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How to spot a
By Holden Lewis NerdWallet.com
The deﬁnition of “motivated seller” has changed since the depths of the economic crisis about a decade ago, when many were trying to avoid foreclosure.
ome shoppers outnumber home sellers in many places. If you’re a home buyer, you need every competitive advantage you can get. That’s why it pays to know how to find motivated sellers and persuade them to choose you. The definition of “motivated seller” has changed since the depths of the economic crisis about a decade ago, when many were trying to avoid foreclosure. There are fewer of these desperate sellers now, but you can still find motivated sellers if you know where to look. “A motivated seller is someone that needs to move out quickly,” explains Sonia Figueroa, a real estate agent with Century 21 Affiliated in Chicago. Some common motivators: • The home has been on the market for three months or more, and the sellers feel impatient. • The sellers are relocating for a job. • The sellers are divorcing. “They’re super-motivated because they want to get rid of each other, get rid of their assets and be done,” Figueroa says. • The owner died and the sellers are the heirs. “They just want to price it to sell it, to divvy up the money,” Figueroa says.
Identifying a motivated seller Here are telltale signs that the seller is motivated: The home is priced to sell quickly, it has been fixed up and staged, and the listing photos were taken by a professional photographer, says Stacy Hennessey, a real estate agent with McEnearney Associates in Falls Church, Virginia. Another sign is when the seller is willing to negotiate. That’s not the norm in a typical seller’s market, where “if you don’t come with a full-price offer or a near-full-price offer with terms that the seller likes, they can say, ‘Thank you, but no. Next!’” says Terri Robinson, a real estate agent with Re/Max Select Properties in Ashburn, Virginia. A motivated seller will make a counteroffer, even to a lowball bid. And sometimes a home’s listing contains the phrase “motivated seller,” or the seller’s agent says the seller is motivated. Tips for buying from a motivated seller • Ask what the seller’s priorities are. Maybe the sellers need a place to live while renovation work on their new house is wrapped up. Or maybe the sellers want certainty that the buyer can qualify for a mortgage.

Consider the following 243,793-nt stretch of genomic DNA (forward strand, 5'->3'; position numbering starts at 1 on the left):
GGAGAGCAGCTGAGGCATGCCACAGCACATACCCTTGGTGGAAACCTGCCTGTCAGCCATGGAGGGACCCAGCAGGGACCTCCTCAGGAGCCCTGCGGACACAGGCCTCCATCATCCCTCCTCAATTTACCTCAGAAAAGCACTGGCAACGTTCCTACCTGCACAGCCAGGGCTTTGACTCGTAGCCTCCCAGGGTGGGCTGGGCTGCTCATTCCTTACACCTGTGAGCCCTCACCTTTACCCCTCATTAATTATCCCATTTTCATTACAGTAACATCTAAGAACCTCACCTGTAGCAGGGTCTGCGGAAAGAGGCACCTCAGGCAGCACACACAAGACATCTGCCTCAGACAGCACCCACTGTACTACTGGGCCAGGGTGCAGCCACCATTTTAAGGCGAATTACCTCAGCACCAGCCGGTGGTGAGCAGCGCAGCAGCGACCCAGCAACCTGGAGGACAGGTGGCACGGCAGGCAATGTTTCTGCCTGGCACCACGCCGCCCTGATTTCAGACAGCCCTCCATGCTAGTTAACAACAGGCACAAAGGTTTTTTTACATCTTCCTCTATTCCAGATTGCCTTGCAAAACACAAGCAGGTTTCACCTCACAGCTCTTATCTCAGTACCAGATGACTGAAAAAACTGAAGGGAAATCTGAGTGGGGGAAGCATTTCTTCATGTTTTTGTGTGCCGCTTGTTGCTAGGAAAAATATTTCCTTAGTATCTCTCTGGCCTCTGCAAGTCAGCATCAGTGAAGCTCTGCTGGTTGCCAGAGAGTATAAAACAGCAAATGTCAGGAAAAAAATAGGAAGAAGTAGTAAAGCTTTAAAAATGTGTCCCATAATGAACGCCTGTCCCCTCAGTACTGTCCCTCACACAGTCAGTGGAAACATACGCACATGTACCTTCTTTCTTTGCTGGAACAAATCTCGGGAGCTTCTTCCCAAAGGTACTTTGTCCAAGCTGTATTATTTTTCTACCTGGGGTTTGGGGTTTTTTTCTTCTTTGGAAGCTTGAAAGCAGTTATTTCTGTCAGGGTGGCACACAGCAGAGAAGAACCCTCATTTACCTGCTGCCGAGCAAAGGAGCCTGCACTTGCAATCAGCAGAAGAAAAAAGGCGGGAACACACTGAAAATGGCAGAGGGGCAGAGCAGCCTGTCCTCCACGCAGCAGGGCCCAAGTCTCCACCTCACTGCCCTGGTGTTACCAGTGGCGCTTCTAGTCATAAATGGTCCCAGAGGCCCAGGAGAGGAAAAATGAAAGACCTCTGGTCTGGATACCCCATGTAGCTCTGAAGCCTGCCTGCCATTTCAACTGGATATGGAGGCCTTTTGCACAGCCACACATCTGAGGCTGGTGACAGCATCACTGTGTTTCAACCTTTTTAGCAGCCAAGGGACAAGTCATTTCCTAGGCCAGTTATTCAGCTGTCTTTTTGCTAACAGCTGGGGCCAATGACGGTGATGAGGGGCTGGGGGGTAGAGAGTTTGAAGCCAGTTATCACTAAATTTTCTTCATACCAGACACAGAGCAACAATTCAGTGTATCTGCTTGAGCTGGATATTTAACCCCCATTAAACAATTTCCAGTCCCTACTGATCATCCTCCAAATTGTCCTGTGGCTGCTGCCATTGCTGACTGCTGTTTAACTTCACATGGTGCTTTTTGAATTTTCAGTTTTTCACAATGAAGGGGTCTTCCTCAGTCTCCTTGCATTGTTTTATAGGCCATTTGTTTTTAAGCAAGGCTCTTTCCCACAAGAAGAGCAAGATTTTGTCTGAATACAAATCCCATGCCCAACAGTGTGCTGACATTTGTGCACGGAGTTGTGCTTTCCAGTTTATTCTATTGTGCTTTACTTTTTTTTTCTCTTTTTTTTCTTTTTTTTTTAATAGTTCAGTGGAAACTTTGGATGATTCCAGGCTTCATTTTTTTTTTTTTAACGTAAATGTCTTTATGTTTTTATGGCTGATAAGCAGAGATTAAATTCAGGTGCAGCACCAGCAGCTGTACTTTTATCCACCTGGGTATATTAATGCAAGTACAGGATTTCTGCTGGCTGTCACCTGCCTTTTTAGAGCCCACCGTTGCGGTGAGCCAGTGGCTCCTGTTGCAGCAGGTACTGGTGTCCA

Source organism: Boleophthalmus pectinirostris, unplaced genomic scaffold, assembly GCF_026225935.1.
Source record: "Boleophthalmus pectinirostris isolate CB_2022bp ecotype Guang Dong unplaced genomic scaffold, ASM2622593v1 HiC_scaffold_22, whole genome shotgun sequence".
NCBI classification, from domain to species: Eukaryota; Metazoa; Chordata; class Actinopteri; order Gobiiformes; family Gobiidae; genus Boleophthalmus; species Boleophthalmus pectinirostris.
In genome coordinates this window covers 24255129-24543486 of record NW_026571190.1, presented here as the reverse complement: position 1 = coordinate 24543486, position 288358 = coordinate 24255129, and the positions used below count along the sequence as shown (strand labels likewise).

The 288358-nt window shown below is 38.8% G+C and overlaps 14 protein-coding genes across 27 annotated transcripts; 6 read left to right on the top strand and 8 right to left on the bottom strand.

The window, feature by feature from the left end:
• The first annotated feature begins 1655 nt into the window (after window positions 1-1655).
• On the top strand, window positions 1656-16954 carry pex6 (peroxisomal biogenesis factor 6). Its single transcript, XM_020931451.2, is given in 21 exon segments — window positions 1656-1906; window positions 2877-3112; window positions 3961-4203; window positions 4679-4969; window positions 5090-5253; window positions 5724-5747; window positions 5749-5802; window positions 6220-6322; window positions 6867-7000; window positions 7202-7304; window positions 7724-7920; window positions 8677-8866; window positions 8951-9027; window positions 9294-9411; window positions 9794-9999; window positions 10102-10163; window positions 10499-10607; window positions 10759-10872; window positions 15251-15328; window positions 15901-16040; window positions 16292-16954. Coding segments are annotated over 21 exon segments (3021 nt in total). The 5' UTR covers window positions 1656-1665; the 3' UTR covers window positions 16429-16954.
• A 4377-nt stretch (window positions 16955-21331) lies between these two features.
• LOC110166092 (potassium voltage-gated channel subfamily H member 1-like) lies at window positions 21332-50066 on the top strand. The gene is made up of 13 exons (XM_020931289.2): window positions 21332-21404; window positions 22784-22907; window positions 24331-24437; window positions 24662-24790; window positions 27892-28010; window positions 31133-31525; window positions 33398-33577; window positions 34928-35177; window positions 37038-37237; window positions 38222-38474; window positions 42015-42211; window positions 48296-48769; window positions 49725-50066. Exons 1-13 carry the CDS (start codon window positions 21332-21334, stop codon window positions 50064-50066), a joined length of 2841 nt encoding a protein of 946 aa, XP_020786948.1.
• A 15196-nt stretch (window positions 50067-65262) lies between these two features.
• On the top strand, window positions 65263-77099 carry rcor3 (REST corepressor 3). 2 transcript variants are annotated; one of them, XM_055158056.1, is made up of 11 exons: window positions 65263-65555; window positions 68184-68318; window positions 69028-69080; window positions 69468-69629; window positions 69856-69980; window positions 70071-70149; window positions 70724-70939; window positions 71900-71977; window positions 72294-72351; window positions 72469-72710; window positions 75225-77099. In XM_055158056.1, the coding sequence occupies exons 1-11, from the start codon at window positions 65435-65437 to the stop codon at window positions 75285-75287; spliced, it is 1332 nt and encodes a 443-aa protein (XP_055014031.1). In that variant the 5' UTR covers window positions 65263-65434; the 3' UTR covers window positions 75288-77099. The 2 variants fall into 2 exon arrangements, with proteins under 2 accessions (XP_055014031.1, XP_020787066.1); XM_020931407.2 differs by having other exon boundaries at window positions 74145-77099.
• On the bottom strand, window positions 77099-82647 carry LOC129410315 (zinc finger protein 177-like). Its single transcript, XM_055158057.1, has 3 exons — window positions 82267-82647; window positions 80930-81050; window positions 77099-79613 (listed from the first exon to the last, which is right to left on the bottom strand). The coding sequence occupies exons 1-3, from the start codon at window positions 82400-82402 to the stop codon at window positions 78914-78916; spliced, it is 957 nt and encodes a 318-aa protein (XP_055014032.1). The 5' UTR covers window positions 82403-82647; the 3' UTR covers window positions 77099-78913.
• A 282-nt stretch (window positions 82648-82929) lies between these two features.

• Offer to solve the seller’s problem. “From the very beginning, having your agent tell the listing agent that you will be flexible and you want to help them out” can give you the competitive edge, Hennessey says. • Get preapproved for a mortgage. With this you can close faster and the seller is assured that the deal won’t fall apart because of problems getting financing. • Offer flexibility on the closing date. Your offer is more competitive if you can adjust your timing to the seller’s timing, Hennessey says. • Offer a larger-than-usual earnest money deposit. “My sellers always ask me what the deposit is,” says Creig Northrop, president and CEO of Northrop Realty in Clarksville, Maryland. A 1% deposit is standard in Northrop’s market. More than that is “showing sincere interest. So if you can get in the 2% to 5% range of deposits, you’re in really good shape,” he says. • Pay your closing costs instead of asking the seller to pay. • Offer to rent the house to the seller for a limited time. Customarily, buyers charge a daily rate of the mortgage payment divided by the number of days in the month. Your offer will stand out if you don’t charge rent.